The one thing that absolutely can't fail for the plan to work does fail. All hope is lost. The hero will never be able to ....  You get the idea. I think the movie The Firm, with Tom Cruise, did this brilliantly.

But, wait, all hope is not lost. It's an incredible long-shot. It's insane, really, to even consider it, especially given that the hero failed at the midpoint. But maybe, just maybe, if the hero does [insert deed], there's a chance the plan can still work.

9. Final Attack 

It is essential that the hero act immediately. It is now much harder for the hero to succeed than it was at the mid-point and the stakes are much higher.

Something spectacularly improbable yet plausible, happens and the hero executes the plan. At the end of this scene she will triumph over whatever was keeping her from attaining her goal. She has worked through the weakness that caused her to fail at the mid-point.

10. Wrap-up

Have the hero say goodbye to her allies and go back to the ordinary world. Show how her ordinary world has been transformed because of her journey (because your hero is, in some ways, a different person).

In my outline I have it that the hero was successful, but they might not be. Also, the hero might not  willingly go back to the ordinary world, perhaps she returns for the sake of someone she left behind, or perhaps she's chased back.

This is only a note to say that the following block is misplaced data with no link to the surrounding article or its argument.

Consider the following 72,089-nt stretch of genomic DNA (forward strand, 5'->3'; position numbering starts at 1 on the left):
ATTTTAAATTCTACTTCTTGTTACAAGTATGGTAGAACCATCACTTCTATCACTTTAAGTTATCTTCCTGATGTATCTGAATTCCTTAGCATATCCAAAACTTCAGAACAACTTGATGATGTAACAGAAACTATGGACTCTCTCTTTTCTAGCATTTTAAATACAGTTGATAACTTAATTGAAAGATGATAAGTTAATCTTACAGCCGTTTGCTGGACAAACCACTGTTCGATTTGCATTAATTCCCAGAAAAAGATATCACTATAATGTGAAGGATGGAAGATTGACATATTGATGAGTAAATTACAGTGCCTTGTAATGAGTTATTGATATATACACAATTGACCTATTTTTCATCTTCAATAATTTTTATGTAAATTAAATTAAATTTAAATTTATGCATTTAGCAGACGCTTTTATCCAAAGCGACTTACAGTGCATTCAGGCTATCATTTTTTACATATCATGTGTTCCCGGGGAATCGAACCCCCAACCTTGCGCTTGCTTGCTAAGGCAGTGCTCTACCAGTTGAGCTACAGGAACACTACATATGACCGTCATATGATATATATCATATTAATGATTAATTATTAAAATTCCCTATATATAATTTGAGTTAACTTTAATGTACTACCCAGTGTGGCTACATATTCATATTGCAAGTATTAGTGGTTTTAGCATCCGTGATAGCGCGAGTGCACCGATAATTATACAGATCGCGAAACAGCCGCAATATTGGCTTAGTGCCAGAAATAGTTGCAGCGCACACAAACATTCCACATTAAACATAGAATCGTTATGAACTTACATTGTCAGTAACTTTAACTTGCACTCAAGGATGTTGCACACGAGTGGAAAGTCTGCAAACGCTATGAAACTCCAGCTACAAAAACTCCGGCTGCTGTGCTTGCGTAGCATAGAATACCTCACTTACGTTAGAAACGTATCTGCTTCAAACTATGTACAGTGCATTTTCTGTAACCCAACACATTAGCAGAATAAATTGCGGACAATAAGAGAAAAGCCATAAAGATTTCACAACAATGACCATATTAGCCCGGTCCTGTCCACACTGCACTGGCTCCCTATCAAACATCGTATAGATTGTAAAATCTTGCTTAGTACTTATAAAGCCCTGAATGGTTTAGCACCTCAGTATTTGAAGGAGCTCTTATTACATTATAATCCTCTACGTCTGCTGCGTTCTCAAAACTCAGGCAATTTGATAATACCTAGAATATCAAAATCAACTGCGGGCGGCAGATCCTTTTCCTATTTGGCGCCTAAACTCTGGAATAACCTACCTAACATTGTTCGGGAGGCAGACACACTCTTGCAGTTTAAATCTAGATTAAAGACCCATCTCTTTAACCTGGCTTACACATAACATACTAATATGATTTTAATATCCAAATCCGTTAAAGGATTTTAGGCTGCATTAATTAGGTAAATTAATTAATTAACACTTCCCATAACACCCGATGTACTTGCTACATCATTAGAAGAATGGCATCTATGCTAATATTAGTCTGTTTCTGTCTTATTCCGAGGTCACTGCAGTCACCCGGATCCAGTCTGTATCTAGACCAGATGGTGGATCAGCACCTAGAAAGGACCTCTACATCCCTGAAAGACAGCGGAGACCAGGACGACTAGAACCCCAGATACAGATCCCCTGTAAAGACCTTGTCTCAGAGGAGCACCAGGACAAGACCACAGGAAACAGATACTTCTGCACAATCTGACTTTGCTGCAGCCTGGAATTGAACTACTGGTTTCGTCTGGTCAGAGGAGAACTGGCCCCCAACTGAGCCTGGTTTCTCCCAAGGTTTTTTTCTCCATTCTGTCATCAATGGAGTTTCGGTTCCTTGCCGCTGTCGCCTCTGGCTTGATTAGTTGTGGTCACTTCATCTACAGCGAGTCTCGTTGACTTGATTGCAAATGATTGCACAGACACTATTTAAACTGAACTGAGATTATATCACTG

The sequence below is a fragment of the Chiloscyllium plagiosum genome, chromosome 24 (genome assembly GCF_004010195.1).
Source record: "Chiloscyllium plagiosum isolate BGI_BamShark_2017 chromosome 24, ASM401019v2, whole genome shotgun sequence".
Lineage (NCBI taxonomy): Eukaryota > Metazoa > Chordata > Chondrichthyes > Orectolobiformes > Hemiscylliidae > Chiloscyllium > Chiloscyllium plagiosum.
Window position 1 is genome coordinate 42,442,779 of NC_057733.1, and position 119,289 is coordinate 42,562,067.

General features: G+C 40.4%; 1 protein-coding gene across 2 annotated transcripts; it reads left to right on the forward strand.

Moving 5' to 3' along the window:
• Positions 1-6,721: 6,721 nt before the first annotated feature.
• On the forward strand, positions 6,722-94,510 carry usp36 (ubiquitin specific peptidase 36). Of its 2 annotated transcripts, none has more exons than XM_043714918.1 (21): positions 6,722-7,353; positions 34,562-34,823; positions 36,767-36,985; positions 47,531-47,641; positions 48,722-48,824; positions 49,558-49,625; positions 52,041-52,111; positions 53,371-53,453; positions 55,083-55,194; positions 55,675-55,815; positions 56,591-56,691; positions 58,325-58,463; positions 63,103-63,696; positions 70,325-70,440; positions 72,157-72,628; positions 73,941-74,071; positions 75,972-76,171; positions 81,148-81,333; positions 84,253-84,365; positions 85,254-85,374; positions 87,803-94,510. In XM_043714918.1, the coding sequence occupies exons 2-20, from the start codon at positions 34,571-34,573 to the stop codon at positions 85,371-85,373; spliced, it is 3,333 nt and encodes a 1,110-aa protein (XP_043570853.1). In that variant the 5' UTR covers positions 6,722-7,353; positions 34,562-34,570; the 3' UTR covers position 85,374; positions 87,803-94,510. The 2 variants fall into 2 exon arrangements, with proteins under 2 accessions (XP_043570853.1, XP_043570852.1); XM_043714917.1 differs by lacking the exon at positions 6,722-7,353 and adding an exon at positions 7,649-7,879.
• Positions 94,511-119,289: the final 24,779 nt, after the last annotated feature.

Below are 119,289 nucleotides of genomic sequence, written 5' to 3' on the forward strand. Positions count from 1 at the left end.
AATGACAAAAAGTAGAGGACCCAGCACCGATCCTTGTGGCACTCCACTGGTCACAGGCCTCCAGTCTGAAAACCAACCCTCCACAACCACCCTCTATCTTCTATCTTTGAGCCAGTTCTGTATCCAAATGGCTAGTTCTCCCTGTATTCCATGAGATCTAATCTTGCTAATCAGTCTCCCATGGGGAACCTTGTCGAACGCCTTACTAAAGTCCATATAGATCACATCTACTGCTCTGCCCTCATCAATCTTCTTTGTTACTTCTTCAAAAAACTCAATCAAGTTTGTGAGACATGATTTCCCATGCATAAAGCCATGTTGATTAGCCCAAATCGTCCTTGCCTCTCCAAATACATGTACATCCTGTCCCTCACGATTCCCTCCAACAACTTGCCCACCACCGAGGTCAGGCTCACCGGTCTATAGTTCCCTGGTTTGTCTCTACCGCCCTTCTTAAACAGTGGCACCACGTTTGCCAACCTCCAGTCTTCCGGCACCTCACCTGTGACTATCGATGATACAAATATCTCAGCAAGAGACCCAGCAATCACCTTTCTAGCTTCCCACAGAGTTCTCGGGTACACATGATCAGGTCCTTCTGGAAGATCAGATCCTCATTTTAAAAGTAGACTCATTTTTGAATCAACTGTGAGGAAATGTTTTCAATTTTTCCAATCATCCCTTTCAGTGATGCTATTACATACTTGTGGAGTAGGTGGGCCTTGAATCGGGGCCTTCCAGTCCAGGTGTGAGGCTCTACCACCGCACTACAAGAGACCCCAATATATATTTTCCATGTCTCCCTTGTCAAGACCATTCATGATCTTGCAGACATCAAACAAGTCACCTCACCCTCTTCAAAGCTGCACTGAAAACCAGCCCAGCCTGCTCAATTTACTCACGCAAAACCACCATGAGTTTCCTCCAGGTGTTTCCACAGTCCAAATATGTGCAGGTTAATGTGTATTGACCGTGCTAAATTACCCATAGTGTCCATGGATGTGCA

Final Thoughts

Looking over the story structure I just detailed I wonder if a person could use it to write a short story, say one of 1,000 words. Perhaps it would be more suited to a story of 5,000 words (or so). But, who knows? Perhaps I'll try it tonight as a challenge.

I hope you've gotten something from this article, even if it has only highlighted the problem, how difficult it is to squeeze all that story goodness into the tiny vessel of a short story.

If any of you would like to share your short story structures I would LOVE to see them.

Every post I pick a book or audiobook I love and recommend it to my readers. This serves two purposes. I want to share what I’ve loved with you, and, if you click the link and buy anything over at Amazon within the next 24 hours, Amazon puts a few cents in my tip jar at no cost to you. So, if you click the link, thank you! If not, that’s okay too. I’m thrilled and honored you’ve visited my blog and read my post. :-)

Today I want to recommend "Story Structure: The Key to Successful Fiction" by William Bernhardt. From the blurb: "Story structure is one of the most important concepts for a writer to understand—and ironically, one of the least frequently taught. In this book, New York Times-bestselling author William Bernhardt explains the elements that make stories work, using examples spanning from Gilgamesh to The Hunger Games."

Other articles you might like:

- Before You Start Writing Test Your Characters: Are They Strong Enough?
- Dean Wesley Smith's Advice To Indie Authors For 2013: How To Sell Fiction
- Robert Sawyer Says: Don't Worry About What's Popular, Write What You Love

Photo credit: "Angels in fury" by Jsome1 under Creative Commons Attribution 2.0.